Daily Agenda: Debating the Oil Rally

Crude futures rise for third day; Trump wins big while Sanders scores Michigan upset; Deutsche and UBS lose U.K. tax case; pharma braces to fight Medicare proposal.


The recent rally in oil markets extended through this morning. In trading on Wednesday, Brent crude-oil futures in London rose above $40 per barrel while U.S. futures for front-month delivery climbed above $37. The question being asked by market strategists is whether the rebound in public markets is being driven by fundamentals or technical factors. On one hand, despite data that indicates that the global supply glut is still weighing heavily on prices, the upcoming meeting of the Organization of the Petroleum Exporting Countries in Moscow on March 20 holds out hope that the consortium may finally begin curtailing production with Russian cooperation. On the other hand, exchange data for U.S.-traded West Texas crude futures show that professional investors closed short positions at the highest rate in nearly a year last week, suggesting that the rally is driven, at least in part, by profit taking. Regardless of the cause, rising oil prices appear to have supported sentiment in global equity markets this morning with advances in primary European indices and U.S. equity-index futures.

Trump solidifies lead while Sanders takes Michigan. Real-estate developer and reality TV star Donald Trump secured victory in Republican primaries in Michigan, Mississippi and Hawaii on Tuesday while Texas Senator Ted Cruz won in Idaho. Trump, arguably the most divisive presidential candidate in a generation, continues to lead the pack for the GOP nomination as Florida Senator Marco Rubio and Ohio Governor John Kasich remain in the race. Kasich performed well in Michigan, but Rubio trailed badly in several key races. The battle for the Democratic nomination took a surprising turn when Vermont Senator Bernie Sanders narrowly upset vformer Secretary of State Hillary Clinton in Michigan, keeping his hopes of securing the nomination alive.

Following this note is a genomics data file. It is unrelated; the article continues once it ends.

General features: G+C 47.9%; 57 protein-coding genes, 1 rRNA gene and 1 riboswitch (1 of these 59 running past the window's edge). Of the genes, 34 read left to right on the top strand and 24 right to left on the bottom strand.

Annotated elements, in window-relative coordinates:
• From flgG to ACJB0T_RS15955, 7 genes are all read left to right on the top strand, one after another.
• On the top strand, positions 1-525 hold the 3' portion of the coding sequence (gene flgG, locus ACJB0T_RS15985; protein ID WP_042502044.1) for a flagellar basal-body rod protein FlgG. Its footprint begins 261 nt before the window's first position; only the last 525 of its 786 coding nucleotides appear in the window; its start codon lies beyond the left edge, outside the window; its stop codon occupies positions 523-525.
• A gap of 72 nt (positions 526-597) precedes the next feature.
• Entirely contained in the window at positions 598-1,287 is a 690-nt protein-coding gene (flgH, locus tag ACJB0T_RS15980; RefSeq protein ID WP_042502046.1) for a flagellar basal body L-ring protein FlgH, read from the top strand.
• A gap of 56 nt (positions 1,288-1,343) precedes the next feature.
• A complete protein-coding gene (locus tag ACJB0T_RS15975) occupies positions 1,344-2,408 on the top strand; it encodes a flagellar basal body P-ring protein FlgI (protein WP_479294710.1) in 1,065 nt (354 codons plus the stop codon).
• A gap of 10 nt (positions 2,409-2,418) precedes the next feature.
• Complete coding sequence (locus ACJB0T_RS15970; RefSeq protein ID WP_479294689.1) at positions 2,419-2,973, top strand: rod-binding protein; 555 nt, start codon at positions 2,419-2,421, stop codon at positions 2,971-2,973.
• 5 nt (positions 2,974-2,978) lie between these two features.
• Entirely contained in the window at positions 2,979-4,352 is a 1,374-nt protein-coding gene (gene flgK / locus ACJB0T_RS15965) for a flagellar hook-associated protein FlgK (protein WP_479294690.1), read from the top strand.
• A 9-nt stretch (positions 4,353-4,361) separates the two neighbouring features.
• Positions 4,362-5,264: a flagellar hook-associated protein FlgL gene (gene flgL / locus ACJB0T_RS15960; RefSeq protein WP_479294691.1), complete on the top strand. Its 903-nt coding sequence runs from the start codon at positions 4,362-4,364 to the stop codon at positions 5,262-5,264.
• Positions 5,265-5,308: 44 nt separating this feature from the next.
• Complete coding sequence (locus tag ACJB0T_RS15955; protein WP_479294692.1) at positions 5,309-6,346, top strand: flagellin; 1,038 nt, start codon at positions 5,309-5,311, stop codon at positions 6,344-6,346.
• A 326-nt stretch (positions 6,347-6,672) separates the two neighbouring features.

Deutsche Bank and UBS lose tax case in the U.K. Britain’s highest court ruled in favor of HM Revenue and Customs on Wednesday, stating that a bonus scheme used by Frankfurt, Germany’s Deutsche Bank and Basel, Switzerland’s UBS Group to compensate bankers in 2003 improperly avoided taxation. The bonus plan involved the distribution of restricted securities shares via offshore facilities. The ruling is important because it marks the latest in a string of cases in which British courts have ruled against tax schemes that, while based on legal technicalities, violated the spirit and intent of tax regulations.

Medicare drug proposal attacked by lobbyists. On Tuesday the Centers for Medicare and Medicaid Services announced a proposed rule initiated by the Obama administration that would lower the Medicare reimbursements to doctors using certain drugs when less expensive alternatives are available. The move comes as part of an ongoing push by lawmakers to rein in the cost of medical entitlements in the face of rising drug costs. The announcement met with sharp rebukes from pharmaceutical industry lobbyist groups and specialized medical consumer advocates.

Japanese treasuries vacillate. One day after yields on seven, 10- and 30-year Japanese government bonds (JGB) set record lows, the market sold off sharply on Wednesday with the yield for 30-year paper climbing by as much as 24 basis points. Analysts ascribe the selloff to profit taking in an environment of reduced liquidity. Aggregate JGB indices have led global sovereign debt markets with a gain of more than 5 percent year-to-date.

Saudi Arabia seeks loan. On Wednesday, Reuters, citing anonymous sources, reported that the finance ministry of the Kingdom of Saudi Arabia has asked global banks for terms for a U.S.-dollar denominated loan of up to $8 billion with the option to borrow more. With the decline in oil prices in recent quarters, the Kingdom finds itself running a record budget deficit as it struggles to keep social benefits flowing for nearly 25 percent of its population that lives below the poverty line. Standard and Poor’s recently downgraded Saudi Arabia’s credit rating While Moody’s has placed the nation on review status.